by Emeric Harney December 10, 2021 10 min read 4 Comments
Somehow, even if you’ve never been to our fourth Harney Holiday Desteanation, London, you probably feel like you have. Between London being the focus of literature, movies, world events and of course the royal family, London has touched our lives in one way or another. Their love of tea, of course, makes the capital of the United Kingdom even more near and dear to our hearts!
My parents, Brigitte and Mike Harney, just came back from a whirlwind tour. They can attest London is very vibrant. Culture is returning, many restaurants are very busy making great-tasting food and are full of charming people. They saw a play at The Globe Theater, which we help support, as well as attending an opera with the English National Opera.
Established more than two millennia ago, this endlessly fascinating city of nine million has a diverse culture, with more than 300 languages spoken. Known for many things, including being one of the world’s major financial centers, London is a city of ancient landmarks and modern architecture. It comes as no surprise that it is one of the most popular tourist attractions in the world, with well-known landmarks such as Buckingham Palace, the London Eye, Piccadilly Circus (not really a circus; think more NYC’s Times Square and you’ll be much closer), Big Ben, St. Paul’s Cathedral, the Tower Bridge, Trafalgar Square and so much more...the list goes on and on. London is home to four World Heritage Sites: the Tower of London, the Palace of Westminster, Kew Gardens and the historic settlement in Greenwich. Harney teas are sold at both the Tower and Kew Gardens.
While in London, you can shop at world-famous stores like Selfridges and Harrods, hit Upper Street for more than a mile of English pubs and restaurants, sightsee to your heart’s content, hit the West End for fabulous theater, visit several world-famous museums and so much more. Make sure you make time for Fortnum & Mason, a famous department store and the Queen’s grocer. Check out their hamper gift sets for which they are well known, and book afternoon or high tea in the Diamond Jubilee Tea Salon, named in honor of Her Majesty’s visit in 2012 when she formally opened the room in the company of their Royal Highnesses the Duchess of Cornwall and the Duchess of Cambridge. On his recent trip, Mike had lunch downstairs at 45 Jermyn Street withThe Jane Pettigrew. Jane has been the most important tea person in London for decades.
Also on your London visit, make sure you’re on the lookout for red foxes. That’s right, roughly 10,000 red foxes inhabit London where, for the most part, they and Londoners live together in harmony. For the most part.
Blending London-inspired teas is as easy as buttering a scone, since the British are legendary for their love of tea. Our HRP teas, however, are the only line we created that is specifically supporting a British institution, Historic Royal Palaces. This independent charity looks after the Tower of London, Hampton Court Palace, the Banqueting House, Kensington Palace, Kew Palace and Hillsborough Castle. The HRP line has a bit of a complicated origin story. Our founder and my grandfather, John Harney, was asked if he wanted the licensing rights to market teas for these historic British palaces owned by the Royal family (but not for residential use). Papa John was of Irish descent, but despite that he could not resist helping the Royal family. So we decided to do the tea in a new, octagon-shaped tin with jewel-like colors (or should we say “colours”), a nod to the fact that the royal jewels are kept in the Tower of London. Subsequently, we have become the largest licensor for the Historic Royal Palaces, which we think is pretty cool.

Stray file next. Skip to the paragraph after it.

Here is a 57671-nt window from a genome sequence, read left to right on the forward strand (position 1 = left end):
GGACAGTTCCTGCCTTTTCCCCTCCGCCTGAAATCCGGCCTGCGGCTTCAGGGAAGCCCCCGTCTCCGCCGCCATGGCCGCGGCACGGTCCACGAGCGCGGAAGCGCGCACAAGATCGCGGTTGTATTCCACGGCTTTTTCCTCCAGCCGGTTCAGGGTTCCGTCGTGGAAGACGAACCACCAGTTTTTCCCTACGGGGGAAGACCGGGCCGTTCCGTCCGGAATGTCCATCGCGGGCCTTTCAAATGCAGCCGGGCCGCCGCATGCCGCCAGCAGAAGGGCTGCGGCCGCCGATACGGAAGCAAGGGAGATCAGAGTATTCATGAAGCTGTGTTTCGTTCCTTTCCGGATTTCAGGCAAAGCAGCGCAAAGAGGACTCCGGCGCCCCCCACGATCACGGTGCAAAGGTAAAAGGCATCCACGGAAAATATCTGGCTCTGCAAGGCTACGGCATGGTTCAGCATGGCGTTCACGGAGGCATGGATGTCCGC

Here are some of our more London-focused HRP teas, along with some classic British blends:
The Holidays in London
We have no idea what in the world was wrong with Ebenezer Scrooge! It is virtually impossible to hate Christmas in London. Celebrated just as widely and vigorously there as it is here in the U.S., there are lights and merriment everywhere. If you visit London during December, don’t bother packing your bah humbug. You won’t need it.
If you want to start with lights, there are plenty of ‘em! Two of the must-see stops are the lights in Kew Gardens where you’ll experience sparkling tunnels of lights, dancing waterside reflections, mesmerizing flickering flames in the Fire Garden and the glorious panoramic Palm House light display. For something equally as spectacular -- or possibly even more so -- make sure to make the Winter Wonderland in Hyde Park a holiday destination. It features the UK’s largest outdoor skating rink and Winter Wonderland’s Christmas Market, one of the largest of London’s many Christmas markets. Winter Wonderland lives up to its name in so many ways, including the chance to see all of London sparkle from high up in the Giant Observation Wheel.
Can’t choose which lights to see? Then take the Christmas Lights London by Night open-top bus tour to see Christmas lights at places like Regent Street, Trafalgar Square, Piccadilly Circus, Big Ben, the Houses of Parliament, Marble Arch, The London Eye and Tower Bridge.
If ice skating is your thing, THE place to go is the ice rink in front of the Natural History Museum bedecked in twinkling lights and featuring a magnificent Christmas tree. Of all the many holiday ice skating rinks to choose from, another great choice is the Somerset House courtyard. Afterward, warm up with a serious cup of hot chocolate from Hotel Chocolat or sip on a cocktail in the Moët & Chandon Skate Lounge. You don’t have to invite us twice.
Looking for something a little warmer? Enjoy Christmas in London at one of their winter terraces, a London specialty. From après-ski-style hideaways to rooftop bars that have been transformed into enchanted woods, you can get cozy and toasty while enjoying a glass of mulled wine. Another way to stay warm is to enjoy London’s department stores and boutiques. See the light displays in stores on Oxford and Regent streets, or shop ‘til you drop while enjoying the Christmas sights at Seven Dials, Covent Garden or Carnaby Street. Another memory-in-the-making, goosebump opportunity is to stop in at St. Paul’s Cathedral during one of the Christmas Carol events. You’ll never hear those songs the same way again.